Posted on October 24, 2017

Trudeau Government Increases Spending As The Economy Nears Full Employment

0abebf1d-3a9d-4ccb-a40a-dccc2b0f6169The Canadian economy has grown at a stronger-than-expected annual rate of 3.7% in the past year, taking the jobless rate down to its lowest level in nearly a decade. With Canada’s economy the strongest in the Group of Seven countries, Ottawa now projects much smaller deficits than it did in March. The Liberal government cut its deficit projection for the fiscal year that ends March 31 to just under $20.0 billion, down from $28.5 billion in the March budget. It now expects a cumulative deficit over the coming five fiscal years of $86.5 billion, compared with $120 billion previously.

Finance Minister Bill Morneau announced new spending today totalling $7.7 billion over six years, bringing the total new spending since the March budget to $19.1 billion over six years. This additional stimulus comes as the economy is running far faster than its long-run potential noninflationary pace, rapidly approaching full capacity. The Bank of Canada has already raised interest rates twice since the summer and meets again on Wednesday. While we do not expect the Bank to hike rates tomorrow, additional fiscal stimulus runs the risk of ever tighter monetary policy–meaning higher interest rates than otherwise would be the case down the road. Higher interest rates slow interest-sensitive spending and nothing is as sensitive to rates as home purchases. With all the government’s concern about the record level of household debt, tighter monetary policy might well be welcome.

The government has already taken repeated actions to slow the housing market. Most recently, the federal financial institutions’ regulator, OSFI, has tightened the stress testing for non-insured mortgage borrowers effective in January.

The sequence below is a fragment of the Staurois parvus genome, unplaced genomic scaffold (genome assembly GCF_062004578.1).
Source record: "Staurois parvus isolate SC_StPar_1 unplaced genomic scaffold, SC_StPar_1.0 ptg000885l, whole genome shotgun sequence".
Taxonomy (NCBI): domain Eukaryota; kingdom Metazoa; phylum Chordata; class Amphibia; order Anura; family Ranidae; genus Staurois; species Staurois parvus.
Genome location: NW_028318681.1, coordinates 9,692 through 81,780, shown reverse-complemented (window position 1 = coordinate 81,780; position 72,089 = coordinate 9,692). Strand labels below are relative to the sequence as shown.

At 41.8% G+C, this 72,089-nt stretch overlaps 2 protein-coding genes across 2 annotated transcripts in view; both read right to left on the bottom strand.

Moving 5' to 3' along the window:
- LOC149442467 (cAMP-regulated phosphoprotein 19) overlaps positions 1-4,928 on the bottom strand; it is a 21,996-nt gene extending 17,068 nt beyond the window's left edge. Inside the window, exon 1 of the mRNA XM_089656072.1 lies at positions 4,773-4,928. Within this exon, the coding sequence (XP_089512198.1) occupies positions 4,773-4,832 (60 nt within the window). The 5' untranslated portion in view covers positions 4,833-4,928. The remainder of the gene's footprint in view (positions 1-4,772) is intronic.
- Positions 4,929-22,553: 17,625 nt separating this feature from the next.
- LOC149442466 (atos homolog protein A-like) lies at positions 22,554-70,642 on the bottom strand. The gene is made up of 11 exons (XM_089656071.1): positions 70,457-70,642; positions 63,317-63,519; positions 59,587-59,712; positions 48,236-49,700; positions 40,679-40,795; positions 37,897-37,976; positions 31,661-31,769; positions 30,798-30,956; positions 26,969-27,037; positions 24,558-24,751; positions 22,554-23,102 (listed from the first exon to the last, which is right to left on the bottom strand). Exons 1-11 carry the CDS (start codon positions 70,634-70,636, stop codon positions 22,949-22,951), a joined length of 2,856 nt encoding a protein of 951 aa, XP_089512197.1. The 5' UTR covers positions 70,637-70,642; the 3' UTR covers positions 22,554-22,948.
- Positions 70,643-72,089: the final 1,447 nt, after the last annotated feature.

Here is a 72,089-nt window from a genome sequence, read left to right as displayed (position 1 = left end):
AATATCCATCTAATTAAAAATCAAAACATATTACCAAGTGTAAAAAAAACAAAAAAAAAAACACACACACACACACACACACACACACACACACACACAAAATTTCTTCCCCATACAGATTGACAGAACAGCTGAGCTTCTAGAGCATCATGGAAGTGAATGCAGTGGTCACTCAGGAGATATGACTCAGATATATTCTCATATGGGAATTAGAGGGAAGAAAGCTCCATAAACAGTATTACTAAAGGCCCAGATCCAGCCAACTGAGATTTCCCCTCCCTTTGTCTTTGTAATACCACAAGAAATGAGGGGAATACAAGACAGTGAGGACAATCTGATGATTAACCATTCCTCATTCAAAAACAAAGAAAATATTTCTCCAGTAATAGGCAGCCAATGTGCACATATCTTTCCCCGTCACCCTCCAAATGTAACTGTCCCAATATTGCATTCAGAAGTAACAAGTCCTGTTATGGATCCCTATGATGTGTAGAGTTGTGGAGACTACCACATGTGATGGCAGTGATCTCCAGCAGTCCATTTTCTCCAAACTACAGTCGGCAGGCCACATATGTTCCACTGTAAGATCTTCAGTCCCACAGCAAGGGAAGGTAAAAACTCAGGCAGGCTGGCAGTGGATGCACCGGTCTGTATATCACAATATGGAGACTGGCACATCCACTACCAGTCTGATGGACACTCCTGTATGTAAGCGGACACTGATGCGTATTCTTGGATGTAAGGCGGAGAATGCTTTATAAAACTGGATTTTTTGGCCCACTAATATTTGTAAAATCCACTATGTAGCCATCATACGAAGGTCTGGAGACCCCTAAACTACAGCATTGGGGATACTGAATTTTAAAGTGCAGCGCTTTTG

Deficit spending, particularly the enhanced child benefit system, has undeniably been fueling consumption. The government announced today it would index its marquee Canada Child Benefit to inflation beginning in July 2018, two years earlier than scheduled. It also expanded the Working Income Tax Benefit, which supplements the earnings of low-income workers, starting in 2019. It also reduced the small business tax rate to 10%, announced last week, and it snuck in changes to the tax system that “ensure low corporate tax rates go towards supporting businesses, not to the top 1% of income earners”. In that regard, Ottawa is proceeding with a new tax on investment income held in private corporations and will detail the measure in its 2018 budget.

Trudeau’s team has been backtracking on a trio of tax proposals unveiled by Morneau in July and offered new details in its update on Tuesday. It will proceed to restrict so-called income sprinkling — paying family members who don’t work for a firm — with new legislation due later this year. The Liberals will also tax investment income held in private corporations when it exceeds $50,000 annually, releasing rules for that in its 2018 budget. It has abandoned a third proposal, which changed capital gains rules.

Despite the improved economic outlook, there is no forecast to return to budgetary balance, although the debt-to-GDP ratio does fall more rapidly than in the 2017 budget.